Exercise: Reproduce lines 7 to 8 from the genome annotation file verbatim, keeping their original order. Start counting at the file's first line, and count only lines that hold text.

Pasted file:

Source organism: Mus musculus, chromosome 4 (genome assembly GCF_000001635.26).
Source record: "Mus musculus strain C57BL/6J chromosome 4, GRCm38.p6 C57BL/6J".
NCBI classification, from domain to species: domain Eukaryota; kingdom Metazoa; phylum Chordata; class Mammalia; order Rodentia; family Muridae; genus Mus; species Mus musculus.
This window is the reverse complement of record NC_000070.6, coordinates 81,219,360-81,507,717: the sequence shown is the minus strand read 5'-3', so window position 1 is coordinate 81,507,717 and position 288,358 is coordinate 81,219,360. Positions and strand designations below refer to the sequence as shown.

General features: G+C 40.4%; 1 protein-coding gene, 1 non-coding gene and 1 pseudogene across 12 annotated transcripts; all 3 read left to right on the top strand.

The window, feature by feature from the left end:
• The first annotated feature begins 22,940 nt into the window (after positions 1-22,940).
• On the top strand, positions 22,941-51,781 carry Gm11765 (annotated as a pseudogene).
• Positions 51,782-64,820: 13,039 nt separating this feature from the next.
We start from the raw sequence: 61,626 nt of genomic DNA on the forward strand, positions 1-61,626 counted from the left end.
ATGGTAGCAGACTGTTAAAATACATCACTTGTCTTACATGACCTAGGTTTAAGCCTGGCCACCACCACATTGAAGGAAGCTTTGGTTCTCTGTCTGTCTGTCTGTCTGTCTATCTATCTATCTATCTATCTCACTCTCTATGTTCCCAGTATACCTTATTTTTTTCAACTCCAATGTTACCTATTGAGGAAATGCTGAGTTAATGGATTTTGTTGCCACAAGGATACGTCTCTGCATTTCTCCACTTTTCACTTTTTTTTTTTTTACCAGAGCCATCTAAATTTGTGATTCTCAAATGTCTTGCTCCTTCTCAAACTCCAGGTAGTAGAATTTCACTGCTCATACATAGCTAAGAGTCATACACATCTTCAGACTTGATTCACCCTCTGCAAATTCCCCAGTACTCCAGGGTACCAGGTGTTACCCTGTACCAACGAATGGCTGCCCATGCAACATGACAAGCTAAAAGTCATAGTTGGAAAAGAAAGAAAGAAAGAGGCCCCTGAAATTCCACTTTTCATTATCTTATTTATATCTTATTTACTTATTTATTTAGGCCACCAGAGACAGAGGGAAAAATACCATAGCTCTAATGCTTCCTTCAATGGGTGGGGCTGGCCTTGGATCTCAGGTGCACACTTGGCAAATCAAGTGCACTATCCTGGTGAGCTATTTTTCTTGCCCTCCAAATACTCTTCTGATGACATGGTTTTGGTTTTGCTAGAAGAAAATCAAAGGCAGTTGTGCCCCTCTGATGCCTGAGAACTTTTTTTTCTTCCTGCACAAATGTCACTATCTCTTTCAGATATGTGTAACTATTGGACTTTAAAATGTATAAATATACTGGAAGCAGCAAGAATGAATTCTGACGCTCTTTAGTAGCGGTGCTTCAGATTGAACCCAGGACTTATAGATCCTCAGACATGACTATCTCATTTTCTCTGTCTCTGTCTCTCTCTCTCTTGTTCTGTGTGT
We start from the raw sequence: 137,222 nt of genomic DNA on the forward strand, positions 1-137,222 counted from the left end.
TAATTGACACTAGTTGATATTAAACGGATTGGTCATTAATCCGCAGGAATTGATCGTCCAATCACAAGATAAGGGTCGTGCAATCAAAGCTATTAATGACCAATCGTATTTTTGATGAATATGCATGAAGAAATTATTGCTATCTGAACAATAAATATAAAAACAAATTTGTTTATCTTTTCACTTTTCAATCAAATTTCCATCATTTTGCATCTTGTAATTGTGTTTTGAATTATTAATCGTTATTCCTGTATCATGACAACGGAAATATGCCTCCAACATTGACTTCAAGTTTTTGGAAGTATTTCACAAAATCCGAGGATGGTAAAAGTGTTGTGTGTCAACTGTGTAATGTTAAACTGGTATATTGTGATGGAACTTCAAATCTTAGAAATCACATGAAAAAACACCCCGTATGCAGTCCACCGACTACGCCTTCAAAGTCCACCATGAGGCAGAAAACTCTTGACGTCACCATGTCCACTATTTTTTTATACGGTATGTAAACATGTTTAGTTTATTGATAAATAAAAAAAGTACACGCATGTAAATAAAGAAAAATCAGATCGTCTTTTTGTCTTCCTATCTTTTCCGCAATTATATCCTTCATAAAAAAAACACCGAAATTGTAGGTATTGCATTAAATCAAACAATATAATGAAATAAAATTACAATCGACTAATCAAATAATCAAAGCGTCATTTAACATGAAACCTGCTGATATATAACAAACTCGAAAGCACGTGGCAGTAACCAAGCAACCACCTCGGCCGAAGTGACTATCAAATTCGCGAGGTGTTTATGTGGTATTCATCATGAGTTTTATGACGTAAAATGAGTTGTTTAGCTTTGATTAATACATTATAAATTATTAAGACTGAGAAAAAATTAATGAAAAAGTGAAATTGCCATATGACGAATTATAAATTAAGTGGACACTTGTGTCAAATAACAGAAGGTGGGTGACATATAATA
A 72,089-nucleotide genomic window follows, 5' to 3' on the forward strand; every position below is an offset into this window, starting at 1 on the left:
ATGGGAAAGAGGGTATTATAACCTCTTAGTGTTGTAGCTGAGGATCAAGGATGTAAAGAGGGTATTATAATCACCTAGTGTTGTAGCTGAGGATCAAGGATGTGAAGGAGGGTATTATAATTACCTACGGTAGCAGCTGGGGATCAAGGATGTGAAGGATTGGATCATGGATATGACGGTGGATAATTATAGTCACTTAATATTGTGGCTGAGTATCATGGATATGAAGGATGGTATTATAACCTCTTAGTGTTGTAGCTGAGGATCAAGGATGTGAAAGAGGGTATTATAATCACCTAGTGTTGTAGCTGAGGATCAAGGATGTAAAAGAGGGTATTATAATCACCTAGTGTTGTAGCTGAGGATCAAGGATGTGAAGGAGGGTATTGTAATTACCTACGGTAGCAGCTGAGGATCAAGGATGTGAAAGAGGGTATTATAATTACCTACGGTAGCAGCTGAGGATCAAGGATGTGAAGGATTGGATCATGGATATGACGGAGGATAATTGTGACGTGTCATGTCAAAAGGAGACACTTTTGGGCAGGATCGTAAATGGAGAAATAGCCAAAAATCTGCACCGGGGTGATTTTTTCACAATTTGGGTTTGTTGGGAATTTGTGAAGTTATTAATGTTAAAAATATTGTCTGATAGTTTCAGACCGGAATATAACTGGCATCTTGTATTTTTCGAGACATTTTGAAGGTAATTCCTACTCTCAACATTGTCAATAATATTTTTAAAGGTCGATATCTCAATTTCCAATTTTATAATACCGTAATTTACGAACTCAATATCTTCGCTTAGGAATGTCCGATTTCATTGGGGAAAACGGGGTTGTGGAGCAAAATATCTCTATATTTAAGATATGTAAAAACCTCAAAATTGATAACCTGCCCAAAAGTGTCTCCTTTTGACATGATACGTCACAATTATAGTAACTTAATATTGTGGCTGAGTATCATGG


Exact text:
• The first annotated feature begins 22,940 nt into the window (after positions 1-22,940).
• On the top strand, positions 22,941-51,781 carry Gm11765 (annotated as a pseudogene).